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NIWA PR Regarding NZ Climate Science Claims

Clarification of NZ Climate Science Coalition claims re NZ temperature trends

The New Zealand Climate Science Coalition yesterday issued a media release claiming that a UK-based research group has calculated a much higher temperature trend for New Zealand over the period 1979 to 2005 than shown by NIWA data. The coalition claims that the Intergovernmental Panel on Climate Change (IPCC) "believes" this higher figure, and that this alleged disagreement amongst experts shows that the science of climate change is "far from settled".

The coalition is not comparing apples with apples.


The UK research group referred to by the coalition is the Climatic Research Unit of the University of East Anglia, Norwich, which is led by Dr Phil Jones (the "Jones et al" data).

Jones et al provide several large, complex datasets. These data are averages over squares of 5 degrees latitude by 5 degrees longitude over the globe (so there are only a handful of squares which relate to New Zealand).

There are two key datasets: 1. Land-based data only. The NIWA temperature trends are from land-based climate station measurements, so this land-based dataset is the appropriate one for comparison purposes. The trend from the Jones et al land-based data and from NIWA's land temperature data are in close agreement. The 1979–2005 trend from the NIWA data is 0.25 degrees Celsius. The trend which NIWA scientists have calculated from the Jones et al land-based data is 0.21 degrees Celsius.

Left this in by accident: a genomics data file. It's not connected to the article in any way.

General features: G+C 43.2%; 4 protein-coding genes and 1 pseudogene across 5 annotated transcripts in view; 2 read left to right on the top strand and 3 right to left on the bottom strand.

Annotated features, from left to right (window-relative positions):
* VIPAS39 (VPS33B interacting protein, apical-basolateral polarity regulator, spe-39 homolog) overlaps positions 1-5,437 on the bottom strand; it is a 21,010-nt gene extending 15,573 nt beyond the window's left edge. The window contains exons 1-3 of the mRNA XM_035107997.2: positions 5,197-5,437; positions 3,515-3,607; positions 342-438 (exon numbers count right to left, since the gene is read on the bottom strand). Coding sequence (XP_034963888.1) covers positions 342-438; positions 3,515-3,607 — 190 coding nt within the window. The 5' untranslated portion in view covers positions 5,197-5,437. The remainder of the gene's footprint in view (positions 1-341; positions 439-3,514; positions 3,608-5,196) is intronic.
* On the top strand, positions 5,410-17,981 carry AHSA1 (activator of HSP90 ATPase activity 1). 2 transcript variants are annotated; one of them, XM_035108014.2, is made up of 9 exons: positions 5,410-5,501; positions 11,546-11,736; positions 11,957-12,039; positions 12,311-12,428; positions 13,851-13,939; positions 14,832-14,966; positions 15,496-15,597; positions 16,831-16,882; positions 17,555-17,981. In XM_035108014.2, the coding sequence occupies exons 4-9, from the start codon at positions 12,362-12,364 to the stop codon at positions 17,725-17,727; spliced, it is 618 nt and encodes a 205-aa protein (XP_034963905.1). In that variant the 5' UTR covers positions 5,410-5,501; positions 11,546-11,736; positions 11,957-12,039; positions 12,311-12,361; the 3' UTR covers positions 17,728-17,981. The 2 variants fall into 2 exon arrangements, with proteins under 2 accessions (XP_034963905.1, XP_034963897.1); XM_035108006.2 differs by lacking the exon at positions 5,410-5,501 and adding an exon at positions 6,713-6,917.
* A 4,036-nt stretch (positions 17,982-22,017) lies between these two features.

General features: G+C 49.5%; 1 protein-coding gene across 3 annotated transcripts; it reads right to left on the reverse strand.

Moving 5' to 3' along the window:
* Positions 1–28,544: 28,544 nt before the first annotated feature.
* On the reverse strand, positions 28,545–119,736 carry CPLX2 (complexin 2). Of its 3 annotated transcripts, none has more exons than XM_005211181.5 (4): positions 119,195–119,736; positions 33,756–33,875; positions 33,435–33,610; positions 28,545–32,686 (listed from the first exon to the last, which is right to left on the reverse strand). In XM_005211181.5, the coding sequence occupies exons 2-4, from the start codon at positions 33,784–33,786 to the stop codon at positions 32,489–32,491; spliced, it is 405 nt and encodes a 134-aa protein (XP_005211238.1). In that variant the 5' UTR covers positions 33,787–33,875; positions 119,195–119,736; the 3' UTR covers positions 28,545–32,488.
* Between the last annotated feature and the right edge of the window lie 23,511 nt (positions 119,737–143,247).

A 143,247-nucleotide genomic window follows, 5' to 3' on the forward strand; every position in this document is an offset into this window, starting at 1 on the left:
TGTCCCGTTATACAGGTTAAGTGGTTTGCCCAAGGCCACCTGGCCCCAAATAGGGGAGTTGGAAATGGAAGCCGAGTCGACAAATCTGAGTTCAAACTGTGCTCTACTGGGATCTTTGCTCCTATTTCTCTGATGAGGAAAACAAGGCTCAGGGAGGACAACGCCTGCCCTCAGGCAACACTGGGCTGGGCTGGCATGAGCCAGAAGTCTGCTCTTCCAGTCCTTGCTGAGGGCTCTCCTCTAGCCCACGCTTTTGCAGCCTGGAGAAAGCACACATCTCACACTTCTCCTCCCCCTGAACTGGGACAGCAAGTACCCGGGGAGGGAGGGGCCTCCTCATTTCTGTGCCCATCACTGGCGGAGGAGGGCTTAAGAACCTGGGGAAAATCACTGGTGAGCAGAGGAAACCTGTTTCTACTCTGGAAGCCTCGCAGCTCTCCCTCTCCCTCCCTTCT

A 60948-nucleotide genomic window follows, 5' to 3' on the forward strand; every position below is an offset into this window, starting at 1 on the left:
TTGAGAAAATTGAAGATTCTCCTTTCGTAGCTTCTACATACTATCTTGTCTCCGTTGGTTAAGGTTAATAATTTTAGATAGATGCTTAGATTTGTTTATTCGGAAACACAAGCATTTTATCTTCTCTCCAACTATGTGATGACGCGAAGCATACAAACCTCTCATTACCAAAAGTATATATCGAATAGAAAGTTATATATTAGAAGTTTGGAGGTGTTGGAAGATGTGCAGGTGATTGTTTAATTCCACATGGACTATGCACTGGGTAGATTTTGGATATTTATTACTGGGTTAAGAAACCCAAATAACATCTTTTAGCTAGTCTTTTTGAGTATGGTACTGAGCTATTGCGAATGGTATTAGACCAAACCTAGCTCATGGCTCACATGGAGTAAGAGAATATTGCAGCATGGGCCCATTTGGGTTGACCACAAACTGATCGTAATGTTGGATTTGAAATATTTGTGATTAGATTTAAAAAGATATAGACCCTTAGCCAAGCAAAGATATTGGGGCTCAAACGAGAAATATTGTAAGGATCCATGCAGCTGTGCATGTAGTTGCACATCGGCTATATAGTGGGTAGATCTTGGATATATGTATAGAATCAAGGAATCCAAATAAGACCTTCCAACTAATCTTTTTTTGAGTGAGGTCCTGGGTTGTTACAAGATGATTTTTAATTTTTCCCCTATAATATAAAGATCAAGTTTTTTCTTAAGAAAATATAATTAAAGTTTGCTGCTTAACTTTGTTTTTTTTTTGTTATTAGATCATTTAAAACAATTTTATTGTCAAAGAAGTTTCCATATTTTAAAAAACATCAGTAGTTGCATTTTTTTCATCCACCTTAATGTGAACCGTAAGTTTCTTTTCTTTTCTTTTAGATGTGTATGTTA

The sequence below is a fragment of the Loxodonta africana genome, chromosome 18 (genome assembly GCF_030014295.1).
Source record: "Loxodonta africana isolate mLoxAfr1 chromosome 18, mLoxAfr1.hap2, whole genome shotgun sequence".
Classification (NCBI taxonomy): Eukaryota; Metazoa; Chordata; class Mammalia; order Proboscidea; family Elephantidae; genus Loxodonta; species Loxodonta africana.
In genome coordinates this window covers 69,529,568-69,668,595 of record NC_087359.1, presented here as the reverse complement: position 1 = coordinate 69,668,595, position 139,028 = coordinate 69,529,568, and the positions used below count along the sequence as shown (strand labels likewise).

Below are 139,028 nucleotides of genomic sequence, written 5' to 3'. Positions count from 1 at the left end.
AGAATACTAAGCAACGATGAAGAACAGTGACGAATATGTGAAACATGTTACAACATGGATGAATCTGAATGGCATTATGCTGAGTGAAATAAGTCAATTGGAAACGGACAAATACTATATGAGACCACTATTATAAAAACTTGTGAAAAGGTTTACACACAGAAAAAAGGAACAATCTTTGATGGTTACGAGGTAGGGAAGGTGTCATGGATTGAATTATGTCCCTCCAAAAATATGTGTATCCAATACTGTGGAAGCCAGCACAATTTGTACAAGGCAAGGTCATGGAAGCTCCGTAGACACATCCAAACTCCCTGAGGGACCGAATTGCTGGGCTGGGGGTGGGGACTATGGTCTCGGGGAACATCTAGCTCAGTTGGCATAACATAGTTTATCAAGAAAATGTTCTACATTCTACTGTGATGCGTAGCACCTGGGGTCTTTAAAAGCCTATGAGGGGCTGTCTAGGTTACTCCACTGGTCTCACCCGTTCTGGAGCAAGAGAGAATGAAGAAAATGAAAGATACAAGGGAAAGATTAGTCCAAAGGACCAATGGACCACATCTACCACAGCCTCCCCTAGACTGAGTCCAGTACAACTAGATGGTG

2. Synthesised land-based and sea surface temperature data. This appears to be the dataset which the coalition has used, and it includes more ocean area than land area for the New Zealand grid squares. For the period the coalition has chosen (1979–2005), the ocean data shows greater warming than the land data. Using this dataset, we calculate the trend as about 0.6 degrees. This is how the coalition gets a much higher temperature trend.

The ocean temperature is affected by a combination of local conditions and transport of heat from other places. This means that we do not expect the land and ocean temperatures to show the same trends over a period of only a couple of decades.


In their media release, the coalition asks the Minister responsible for climate change issues to "direct NIWA to release its (climate) station data". Warwick Hughes of the coalition already has NIWA's corrected data for each individual station in the New Zealand temperature time series, which we provided to him at no cost. For raw climate data, NIWA charges the marginal cost of supply. We also charge for a value-added service of provision of climate data via the internet. Mr Hughes has been offered access to these services subject to our standard rates, terms, and conditions.


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